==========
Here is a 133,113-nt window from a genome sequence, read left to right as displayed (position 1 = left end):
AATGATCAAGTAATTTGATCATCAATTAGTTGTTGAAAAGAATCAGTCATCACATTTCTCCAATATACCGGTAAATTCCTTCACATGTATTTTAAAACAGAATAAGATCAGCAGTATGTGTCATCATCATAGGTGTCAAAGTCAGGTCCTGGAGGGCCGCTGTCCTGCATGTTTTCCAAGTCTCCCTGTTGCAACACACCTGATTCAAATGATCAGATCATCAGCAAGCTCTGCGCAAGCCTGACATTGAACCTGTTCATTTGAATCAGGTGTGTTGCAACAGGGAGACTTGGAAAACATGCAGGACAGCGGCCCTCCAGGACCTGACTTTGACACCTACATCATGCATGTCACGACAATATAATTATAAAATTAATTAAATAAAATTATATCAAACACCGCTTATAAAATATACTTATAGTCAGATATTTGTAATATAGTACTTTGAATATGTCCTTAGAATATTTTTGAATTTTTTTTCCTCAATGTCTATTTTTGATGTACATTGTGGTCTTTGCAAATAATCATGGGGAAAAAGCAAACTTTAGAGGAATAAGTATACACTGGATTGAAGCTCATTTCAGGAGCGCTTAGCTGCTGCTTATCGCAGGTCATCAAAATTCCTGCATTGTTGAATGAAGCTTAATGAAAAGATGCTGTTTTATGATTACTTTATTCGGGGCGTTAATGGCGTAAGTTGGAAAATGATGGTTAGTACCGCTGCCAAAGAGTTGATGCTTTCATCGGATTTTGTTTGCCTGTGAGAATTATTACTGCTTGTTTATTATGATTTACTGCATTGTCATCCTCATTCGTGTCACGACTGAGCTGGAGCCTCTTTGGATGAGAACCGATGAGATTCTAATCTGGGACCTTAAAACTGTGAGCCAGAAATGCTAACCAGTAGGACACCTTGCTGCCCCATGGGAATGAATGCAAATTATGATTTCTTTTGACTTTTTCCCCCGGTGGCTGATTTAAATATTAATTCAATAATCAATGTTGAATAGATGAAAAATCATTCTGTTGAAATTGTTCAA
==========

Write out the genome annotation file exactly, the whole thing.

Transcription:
Here is a 133,113-nt window from a genome sequence, read left to right as displayed (position 1 = left end):
AATGATCAAGTAATTTGATCATCAATTAGTTGTTGAAAAGAATCAGTCATCACATTTCTCCAATATACCGGTAAATTCCTTCACATGTATTTTAAAACAGAATAAGATCAGCAGTATGTGTCATCATCATAGGTGTCAAAGTCAGGTCCTGGAGGGCCGCTGTCCTGCATGTTTTCCAAGTCTCCCTGTTGCAACACACCTGATTCAAATGATCAGATCATCAGCAAGCTCTGCGCAAGCCTGACATTGAACCTGTTCATTTGAATCAGGTGTGTTGCAACAGGGAGACTTGGAAAACATGCAGGACAGCGGCCCTCCAGGACCTGACTTTGACACCTACATCATGCATGTCACGACAATATAATTATAAAATTAATTAAATAAAATTATATCAAACACCGCTTATAAAATATACTTATAGTCAGATATTTGTAATATAGTACTTTGAATATGTCCTTAGAATATTTTTGAATTTTTTTTCCTCAATGTCTATTTTTGATGTACATTGTGGTCTTTGCAAATAATCATGGGGAAAAAGCAAACTTTAGAGGAATAAGTATACACTGGATTGAAGCTCATTTCAGGAGCGCTTAGCTGCTGCTTATCGCAGGTCATCAAAATTCCTGCATTGTTGAATGAAGCTTAATGAAAAGATGCTGTTTTATGATTACTTTATTCGGGGCGTTAATGGCGTAAGTTGGAAAATGATGGTTAGTACCGCTGCCAAAGAGTTGATGCTTTCATCGGATTTTGTTTGCCTGTGAGAATTATTACTGCTTGTTTATTATGATTTACTGCATTGTCATCCTCATTCGTGTCACGACTGAGCTGGAGCCTCTTTGGATGAGAACCGATGAGATTCTAATCTGGGACCTTAAAACTGTGAGCCAGAAATGCTAACCAGTAGGACACCTTGCTGCCCCATGGGAATGAATGCAAATTATGATTTCTTTTGACTTTTTCCCCCGGTGGCTGATTTAAATATTAATTCAATAATCAATGTTGAATAGATGAAAAATCATTCTGTTGAAATTGTTCAA